Thursday, November 30 2017
This is a text only version of the newsletter. To view the newsletter online, click here.
The penultimate edition of the LRF Heritage & Education Centre (HEC) newsletter for 2017 sees yet more updates on the activities of HEC.
Last week the Heritage & Education Centre hosted the British Commission for Maritime History's annual Proctor Lecture.
The lecture celebrates David Proctor’s great contribution to maritime history both in Britain and internationally.
This year's event, led by Silvia Marzagalli, focused on Sailing around Belligerents' Restrictions: American Shipping to Bordeaux during the French Wars (1793-1815).
With over 60 attendees, the event encouraged discussions on the impact the French Wars had on American trade and even touched on the economics of European coffee prices!
For those that were unable to attend, an audio recording of the lecture can be downloaded via Dropbox.
After cleaning a few rather unfortunate stains from the survey report of the brig Seneca, the Project Undaunted team have almost completed the North East port boxes.
A busy November for the team also saw a visit from the wider LR Foundation staff to the Centre's new archive space.
The group spent the afternoon learning about the process of cataloguing and conservation, as well as finding out about a few interesting stories from the archive's documents.
The Centre is excited to announce that Maritime science and technology: changing our world will soon be made available to read online via the Lloyd's Register Foundation website.
Written by Nigel Watson, with Managing Editor Barbara Jones, the book was nominated for the 2016 Maritime Media Award's Mountbatten Maritime Award for best literary contribution.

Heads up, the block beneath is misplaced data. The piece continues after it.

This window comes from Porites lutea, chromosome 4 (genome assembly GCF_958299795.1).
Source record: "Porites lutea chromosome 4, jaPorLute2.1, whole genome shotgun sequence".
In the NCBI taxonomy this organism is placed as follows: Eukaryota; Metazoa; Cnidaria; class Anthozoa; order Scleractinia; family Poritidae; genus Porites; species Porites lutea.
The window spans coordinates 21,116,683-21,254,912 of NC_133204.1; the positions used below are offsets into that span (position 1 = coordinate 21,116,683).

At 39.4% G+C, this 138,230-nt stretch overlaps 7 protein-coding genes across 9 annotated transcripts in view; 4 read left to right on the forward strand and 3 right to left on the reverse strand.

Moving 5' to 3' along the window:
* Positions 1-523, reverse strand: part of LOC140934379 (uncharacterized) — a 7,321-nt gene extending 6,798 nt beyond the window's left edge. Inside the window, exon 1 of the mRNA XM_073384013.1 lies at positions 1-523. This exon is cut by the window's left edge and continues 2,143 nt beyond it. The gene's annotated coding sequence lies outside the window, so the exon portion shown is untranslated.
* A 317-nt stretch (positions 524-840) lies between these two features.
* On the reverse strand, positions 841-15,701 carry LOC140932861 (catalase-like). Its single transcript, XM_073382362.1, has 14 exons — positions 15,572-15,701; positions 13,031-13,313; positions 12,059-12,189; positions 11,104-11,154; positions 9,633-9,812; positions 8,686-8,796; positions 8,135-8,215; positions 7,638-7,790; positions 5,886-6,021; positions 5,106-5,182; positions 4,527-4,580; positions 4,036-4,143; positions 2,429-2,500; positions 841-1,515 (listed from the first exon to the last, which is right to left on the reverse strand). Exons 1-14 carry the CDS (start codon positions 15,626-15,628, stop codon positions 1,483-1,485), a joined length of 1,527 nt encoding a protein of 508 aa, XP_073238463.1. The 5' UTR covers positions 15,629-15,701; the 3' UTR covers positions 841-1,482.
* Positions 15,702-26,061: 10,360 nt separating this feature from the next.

Originally launched in 2015, the publication covers emerging technologies within the maritime world and addresses some key questions - Did the marine sector drive the developing technologies? Or did it just adopt them?
Keep your eyes on the Centre's social media channels and website to find out when the online version is live.
HEC's Information Advisor, Anne Cowne receives historical enquiries from the public every day.
In late October, Anne researched the career of Henry Jasper Cox after receiving an online enquiry.
Cox, a Lloyd's Register (LR) Surveyor and later Principle Surveyor joined LR in 1909. He had previously been an apprentice at Swan, Hunter & Wigham Richardson prior to joining the Society. Cox was involved in the works building the Mauretania, which coincidentally was classed by LR.
After working in the Far East and the United States, Cox retired in 1941 after suffering from poor health.
If you have an enquiry about a relative that worked at LR, get in touch.
As we draw closer to the holiday season, discover the tale of the infamous Christmas bonus theft...
The year is 1835 and only a year after Lloyd's Register's reconstitution, the Society is on the brink of bankruptcy. Despite this, LR Chairman Thomas Chapman decided to reward staff with a Christmas bonus.
Sadly, the bonus fund of £700 was stolen by a Junior Clerk. The Clerk fled to France with the funds and was never seen again. As a result, Chapman paid the Christmas bonus to staff out of his own pocket.
Aptly, Chapman is referred to as 'the father of Lloyd's Register' as acts, such as the aforementioned, showcased his kind and fair approach as Chairman. Under his tenure, the Society's finances prospered.
This 'famous gesture of consideration to the Staff' as noted in R.J Sladden's Notes and anecdotes on the Society's staff during the Victorian Era, is just one of the fascinating stories concerning the Society's Chairmen.
Discover more about Chapman and the former Chairmen of Lloyd's Register here.
As the Centre is closed during the holidays, please note that 71 Fenchurch Street's reference library will be closed from Friday 22 December until Tuesday 2 January.
During the Second World War Lloyd’s Register gave advice on new projects such as the construction of the Mulberry Harbour and the fitting of refrigeration units in Army tanks to be used in North Africa.